Mitochondrial DNA sequences for forensic identification of the endangered whale shark, Rhincodon typus (Smith, 1828): A Case study
Kavungal Abdulkhadar, Sajeela
Janardanan Nair, Rekha
Valaparambil, Saidumohammad Basheer
Kizhakkudan, Joe Shoba
Lakra, Wazir Singh
The whale shark (Rhincodon typus), the largest fish in the ocean, has become susceptible to over-exploitation and has a global conservation status of ‘vulnerable to extinction’ as listed by World Conservation Union in the Red list of threatened species. The increase in demand for its meat, skin and fins in international trade is a severe threat to the animal and its indiscriminate capture will have to be taken seriously as they may have a major impact in the marine ecosystem. Rhincodon typus was nominated in Appendix II of Convention on International Trade in Endangered Species (CITES) in April 2000, to enable adequate regulation of trade of whale shark products. Whale shark (Rhincodon typus) is enlisted as one of the protected species in India and its fishing prohibited under Schedule Ι of the Indian Wildlife Protection Act, 1972, according to the Order No.1-2/2001 WL1 Dated 28.05.2001, Govt. of India, so as to conserve the species in Indian waters. still illegal fishing prevails in Indian waters and the catch is processed in the vessel itself and sold in markets as meat chunks. To curb the illegal trade and marketing of fishery products from whale shark, for devising good management practices and for the strict law enforcement, accurate and reliable species identification methods using molecular tools are of paramount importance. In an effort to establish a comprehensive identification data set, we have generated a species-specific partial sequence data of the mitochondrial genome of properly identified stranded whale shark samples, covering the 16S rRNA (546 bp),Cyt b (541bp), COI (600bp) genes as the reference genetic profile helping in accurate identification of any body parts of the species. In the year 2008, flesh suspected as that of the Wildlife protected whale shark (Rhincodon typus) was seized from fishermen by the Forest Range Officer (Govt. of Kerala), Kannur, Kerala, India and was brought before the Judicial First Class Magistrate, Thalassery, Kannur, Kerala, India. The detailed sample analysis and confirmation of species was carried out at NBFGR Cochin Unit (R.P.330/08, dt 29. 09. 2008). Based on DNA sequencing of 16S rRNA(525bp) and COI (600bp) Cyt b(541bp) genes and comparing with the sequences earlier generated by NBFGR (FJ375724, FJ375725, FJ375726, FJ456921, FJ456922, and FJ456923), the suspected sample was identified as that of endangered Whale Shark (Rhincodon typus) and the result was communicated to the court. This is the first criminal case in India in which scientific evidence was sought in forensic identification of the meat of an aquatic organism enlisted in the Wildlife Protection Act of India and the DNA markers reiterated their ability to reliably identify product/meat sample of a species, thus helping in curtailing illegal trade of the endangered organisms.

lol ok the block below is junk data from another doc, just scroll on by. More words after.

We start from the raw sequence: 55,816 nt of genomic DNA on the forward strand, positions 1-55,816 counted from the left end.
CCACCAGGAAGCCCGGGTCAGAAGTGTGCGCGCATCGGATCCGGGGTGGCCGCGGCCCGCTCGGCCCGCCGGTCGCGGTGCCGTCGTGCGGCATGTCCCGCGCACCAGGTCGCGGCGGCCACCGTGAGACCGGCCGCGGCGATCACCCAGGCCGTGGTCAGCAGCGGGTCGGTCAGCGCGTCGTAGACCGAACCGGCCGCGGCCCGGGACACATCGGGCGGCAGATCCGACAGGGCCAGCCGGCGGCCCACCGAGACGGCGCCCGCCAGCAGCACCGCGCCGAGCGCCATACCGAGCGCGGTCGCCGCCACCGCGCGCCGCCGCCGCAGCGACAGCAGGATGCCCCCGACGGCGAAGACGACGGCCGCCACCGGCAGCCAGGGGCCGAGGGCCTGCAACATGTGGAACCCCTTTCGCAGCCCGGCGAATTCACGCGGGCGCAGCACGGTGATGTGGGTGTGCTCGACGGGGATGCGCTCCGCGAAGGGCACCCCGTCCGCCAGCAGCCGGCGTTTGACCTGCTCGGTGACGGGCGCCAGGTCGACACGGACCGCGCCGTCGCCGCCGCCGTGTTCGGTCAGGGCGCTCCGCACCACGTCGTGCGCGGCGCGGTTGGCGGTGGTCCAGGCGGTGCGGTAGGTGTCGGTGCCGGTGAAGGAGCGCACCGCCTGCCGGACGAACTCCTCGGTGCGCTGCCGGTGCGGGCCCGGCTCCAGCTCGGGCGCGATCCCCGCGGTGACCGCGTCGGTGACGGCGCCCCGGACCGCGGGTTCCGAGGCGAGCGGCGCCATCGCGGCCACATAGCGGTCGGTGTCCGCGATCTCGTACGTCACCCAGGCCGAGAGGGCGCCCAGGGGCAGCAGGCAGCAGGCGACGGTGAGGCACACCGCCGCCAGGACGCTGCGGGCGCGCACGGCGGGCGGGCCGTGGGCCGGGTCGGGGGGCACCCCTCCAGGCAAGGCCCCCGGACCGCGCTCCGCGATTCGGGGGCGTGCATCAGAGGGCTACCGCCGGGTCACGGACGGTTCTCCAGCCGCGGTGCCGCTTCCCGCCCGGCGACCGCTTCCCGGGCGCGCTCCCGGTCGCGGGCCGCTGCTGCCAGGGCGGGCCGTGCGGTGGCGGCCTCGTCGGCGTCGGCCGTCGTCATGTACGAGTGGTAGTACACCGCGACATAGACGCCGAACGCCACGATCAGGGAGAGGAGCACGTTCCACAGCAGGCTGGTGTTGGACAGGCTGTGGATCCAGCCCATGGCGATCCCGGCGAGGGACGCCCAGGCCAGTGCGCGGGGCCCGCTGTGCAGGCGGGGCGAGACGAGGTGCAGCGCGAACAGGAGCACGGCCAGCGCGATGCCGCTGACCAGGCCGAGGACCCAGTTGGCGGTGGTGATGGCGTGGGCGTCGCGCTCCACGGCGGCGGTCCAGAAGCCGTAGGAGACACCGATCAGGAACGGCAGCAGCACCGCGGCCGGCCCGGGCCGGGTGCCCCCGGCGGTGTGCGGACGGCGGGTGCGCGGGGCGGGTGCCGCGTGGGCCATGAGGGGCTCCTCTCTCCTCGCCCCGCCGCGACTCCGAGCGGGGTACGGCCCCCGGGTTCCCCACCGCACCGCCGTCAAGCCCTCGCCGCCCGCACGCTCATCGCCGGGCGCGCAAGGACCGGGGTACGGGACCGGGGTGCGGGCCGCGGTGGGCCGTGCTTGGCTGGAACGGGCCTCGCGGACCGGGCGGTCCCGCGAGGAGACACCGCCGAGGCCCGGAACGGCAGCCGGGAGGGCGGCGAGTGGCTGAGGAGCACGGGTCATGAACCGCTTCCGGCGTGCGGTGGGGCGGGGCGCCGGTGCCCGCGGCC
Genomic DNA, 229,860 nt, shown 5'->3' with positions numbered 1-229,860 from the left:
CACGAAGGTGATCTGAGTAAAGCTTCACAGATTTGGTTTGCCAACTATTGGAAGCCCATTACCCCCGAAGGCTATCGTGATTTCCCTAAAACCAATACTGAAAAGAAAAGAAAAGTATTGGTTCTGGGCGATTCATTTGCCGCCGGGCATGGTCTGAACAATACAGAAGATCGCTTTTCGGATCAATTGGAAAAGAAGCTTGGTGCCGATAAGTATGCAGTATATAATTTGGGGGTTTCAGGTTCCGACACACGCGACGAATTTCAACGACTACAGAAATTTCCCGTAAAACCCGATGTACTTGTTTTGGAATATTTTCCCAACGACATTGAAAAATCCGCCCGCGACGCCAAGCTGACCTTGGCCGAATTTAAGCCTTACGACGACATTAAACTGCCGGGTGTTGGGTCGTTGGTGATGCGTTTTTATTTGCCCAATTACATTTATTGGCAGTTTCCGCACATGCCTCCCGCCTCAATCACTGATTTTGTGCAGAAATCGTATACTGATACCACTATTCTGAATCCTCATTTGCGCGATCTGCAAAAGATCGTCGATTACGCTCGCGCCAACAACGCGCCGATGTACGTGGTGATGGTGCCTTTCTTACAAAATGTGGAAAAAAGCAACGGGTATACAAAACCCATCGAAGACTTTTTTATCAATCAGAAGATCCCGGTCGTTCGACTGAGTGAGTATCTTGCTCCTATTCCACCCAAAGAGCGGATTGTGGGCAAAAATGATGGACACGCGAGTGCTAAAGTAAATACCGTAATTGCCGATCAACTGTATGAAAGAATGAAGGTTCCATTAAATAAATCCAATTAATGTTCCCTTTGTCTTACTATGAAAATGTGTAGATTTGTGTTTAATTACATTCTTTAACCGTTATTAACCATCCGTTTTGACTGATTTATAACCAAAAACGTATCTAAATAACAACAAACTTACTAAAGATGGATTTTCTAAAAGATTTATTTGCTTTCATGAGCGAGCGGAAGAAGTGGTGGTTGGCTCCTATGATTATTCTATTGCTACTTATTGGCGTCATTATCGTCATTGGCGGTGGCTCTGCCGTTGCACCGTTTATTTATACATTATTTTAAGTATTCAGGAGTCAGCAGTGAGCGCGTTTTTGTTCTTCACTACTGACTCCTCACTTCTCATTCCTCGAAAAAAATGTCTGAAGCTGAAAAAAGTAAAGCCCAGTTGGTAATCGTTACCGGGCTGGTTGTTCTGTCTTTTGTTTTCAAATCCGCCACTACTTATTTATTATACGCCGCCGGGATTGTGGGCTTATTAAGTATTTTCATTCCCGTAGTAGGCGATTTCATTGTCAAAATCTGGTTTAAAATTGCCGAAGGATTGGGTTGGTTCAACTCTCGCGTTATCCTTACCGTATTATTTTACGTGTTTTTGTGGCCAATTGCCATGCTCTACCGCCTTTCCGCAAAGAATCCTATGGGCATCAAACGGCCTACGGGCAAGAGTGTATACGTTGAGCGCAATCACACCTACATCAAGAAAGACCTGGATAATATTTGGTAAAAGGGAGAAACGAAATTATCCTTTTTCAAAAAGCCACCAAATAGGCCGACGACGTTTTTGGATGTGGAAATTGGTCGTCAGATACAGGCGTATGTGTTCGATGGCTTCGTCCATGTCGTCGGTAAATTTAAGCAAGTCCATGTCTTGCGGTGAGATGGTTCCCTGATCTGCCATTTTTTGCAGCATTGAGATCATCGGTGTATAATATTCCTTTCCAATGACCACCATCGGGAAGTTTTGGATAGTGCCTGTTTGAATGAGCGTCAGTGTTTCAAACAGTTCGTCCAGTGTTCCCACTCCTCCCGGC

EUT Edizioni Università di Trieste
Sajeela Kavungal Abdulkhadar [et al.], Mitochondrial DNA sequences for forensic identification of the endangered whale shark, Rhincodon typus (Smith, 1828): A Case study, in Pier Luigi Nimis and Régine Vignes Lebbe (eds.): “Tools for Identifying Biodiversity: Progress and Problems. Proceedings of the International Congress, Paris, September 20-22, 2010”, Trieste, EUT Edizioni Università di Trieste, 2010, pp. 353-354.